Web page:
Combat Depression and Anxiety with Red and Near-Infrared Light Therapy
We know that bright light therapy and lightboxes have shown great promise in treating seasonal affective disorder and depression. What about red light and near-infrared light therapy?
Although large randomized studies on using humans are still needed (two major studies are currently in progress), early research regarding the use of red and near-infrared light therapy for treating depression and anxiety disorders is very promising.
In a recent review of all existing studies on red and near-infrared light therapy and depression/anxiety disorders, researchers found that these light therapies offer a “promising treatment” for major depressive disorder, suicidal ideation, anxiety, and traumatic brain injury.
Several studies have indicated that people with depression have abnormal blood flow in the frontal cortex of the brain. Since red/NIR light improves blood flow and circulation to the brain, it is reasonable to believe that could be part of the mechanism at play.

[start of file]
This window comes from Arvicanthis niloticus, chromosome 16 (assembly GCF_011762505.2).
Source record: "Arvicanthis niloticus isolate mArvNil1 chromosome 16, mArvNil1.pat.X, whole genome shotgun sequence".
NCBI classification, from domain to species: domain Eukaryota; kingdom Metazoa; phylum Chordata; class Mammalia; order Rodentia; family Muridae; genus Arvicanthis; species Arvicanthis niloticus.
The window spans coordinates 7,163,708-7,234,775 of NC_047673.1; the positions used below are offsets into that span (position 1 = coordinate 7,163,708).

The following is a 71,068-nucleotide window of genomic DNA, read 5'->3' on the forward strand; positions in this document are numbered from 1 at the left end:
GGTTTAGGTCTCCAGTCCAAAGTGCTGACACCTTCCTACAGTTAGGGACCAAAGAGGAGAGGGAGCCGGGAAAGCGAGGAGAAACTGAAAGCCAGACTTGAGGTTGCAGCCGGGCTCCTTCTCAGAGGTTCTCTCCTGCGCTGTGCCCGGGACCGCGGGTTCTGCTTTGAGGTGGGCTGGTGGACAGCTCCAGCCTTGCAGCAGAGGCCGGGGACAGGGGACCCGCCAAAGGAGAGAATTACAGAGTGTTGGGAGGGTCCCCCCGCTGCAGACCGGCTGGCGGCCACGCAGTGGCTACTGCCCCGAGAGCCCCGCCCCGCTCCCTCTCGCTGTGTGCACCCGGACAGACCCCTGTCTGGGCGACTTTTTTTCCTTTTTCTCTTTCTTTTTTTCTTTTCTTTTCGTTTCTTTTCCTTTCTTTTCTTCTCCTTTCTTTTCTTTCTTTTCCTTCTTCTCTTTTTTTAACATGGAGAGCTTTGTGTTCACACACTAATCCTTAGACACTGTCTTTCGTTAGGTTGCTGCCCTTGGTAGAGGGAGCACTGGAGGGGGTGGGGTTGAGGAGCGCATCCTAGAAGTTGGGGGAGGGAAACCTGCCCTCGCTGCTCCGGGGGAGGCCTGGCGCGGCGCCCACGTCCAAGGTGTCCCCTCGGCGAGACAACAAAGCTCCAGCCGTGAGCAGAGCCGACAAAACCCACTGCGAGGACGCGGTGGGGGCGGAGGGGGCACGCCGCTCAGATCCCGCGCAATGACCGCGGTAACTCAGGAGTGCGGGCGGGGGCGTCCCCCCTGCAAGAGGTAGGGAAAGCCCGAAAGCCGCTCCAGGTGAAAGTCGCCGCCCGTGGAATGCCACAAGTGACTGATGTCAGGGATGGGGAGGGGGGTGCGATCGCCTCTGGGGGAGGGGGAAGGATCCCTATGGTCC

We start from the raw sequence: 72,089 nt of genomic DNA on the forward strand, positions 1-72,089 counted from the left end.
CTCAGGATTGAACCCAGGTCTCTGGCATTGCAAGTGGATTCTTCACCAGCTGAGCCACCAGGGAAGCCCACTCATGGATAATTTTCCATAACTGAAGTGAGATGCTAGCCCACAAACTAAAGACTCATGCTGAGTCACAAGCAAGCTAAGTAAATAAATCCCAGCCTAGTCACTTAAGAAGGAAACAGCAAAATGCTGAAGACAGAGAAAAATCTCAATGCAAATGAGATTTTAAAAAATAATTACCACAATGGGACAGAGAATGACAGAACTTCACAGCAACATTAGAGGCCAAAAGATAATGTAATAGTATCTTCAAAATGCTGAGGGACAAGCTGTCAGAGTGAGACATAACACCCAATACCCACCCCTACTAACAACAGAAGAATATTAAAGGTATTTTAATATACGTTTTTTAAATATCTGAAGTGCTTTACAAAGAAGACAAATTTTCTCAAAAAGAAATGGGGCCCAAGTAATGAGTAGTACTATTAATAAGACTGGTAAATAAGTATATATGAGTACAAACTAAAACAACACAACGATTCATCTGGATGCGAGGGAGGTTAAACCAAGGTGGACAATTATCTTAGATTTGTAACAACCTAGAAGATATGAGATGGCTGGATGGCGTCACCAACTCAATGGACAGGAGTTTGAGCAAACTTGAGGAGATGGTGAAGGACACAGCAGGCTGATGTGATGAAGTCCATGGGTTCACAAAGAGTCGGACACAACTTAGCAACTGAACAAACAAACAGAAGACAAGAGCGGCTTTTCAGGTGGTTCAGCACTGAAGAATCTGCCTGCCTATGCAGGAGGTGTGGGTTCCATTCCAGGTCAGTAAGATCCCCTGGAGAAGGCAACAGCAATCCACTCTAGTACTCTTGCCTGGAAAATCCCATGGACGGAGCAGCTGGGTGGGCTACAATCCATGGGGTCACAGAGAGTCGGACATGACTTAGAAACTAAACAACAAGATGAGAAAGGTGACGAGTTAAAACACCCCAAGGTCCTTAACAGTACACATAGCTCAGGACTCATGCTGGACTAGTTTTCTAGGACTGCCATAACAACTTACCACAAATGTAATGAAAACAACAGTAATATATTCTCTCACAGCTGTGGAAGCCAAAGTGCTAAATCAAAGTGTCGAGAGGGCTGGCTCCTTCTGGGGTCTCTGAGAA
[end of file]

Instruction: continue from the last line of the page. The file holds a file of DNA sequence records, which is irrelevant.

A 2009 study took 10 patients with a history of major depression and anxiety (including PTSD and drug abuse) and gave them four weeks of treatments to the forehead with red/NIR light. Remarkably, by the end of the four-week study, 6 out of 10 patients experienced a remission of their depression, and 7 out of 10 patients experienced a remission of their anxiety.”
Though further research is needed, there have been 10 studies so far on the use of red and near-infrared light therapy to treat depression and anxiety-related disorders with 9 of 10 studies yielding very positive results.
Researcher Julio Rojas, MD, PhD has stated: “The data supports that LLLT to the head constitutes a promising neurotherapeutic tool to modulate behaviour in a non-invasive manner.”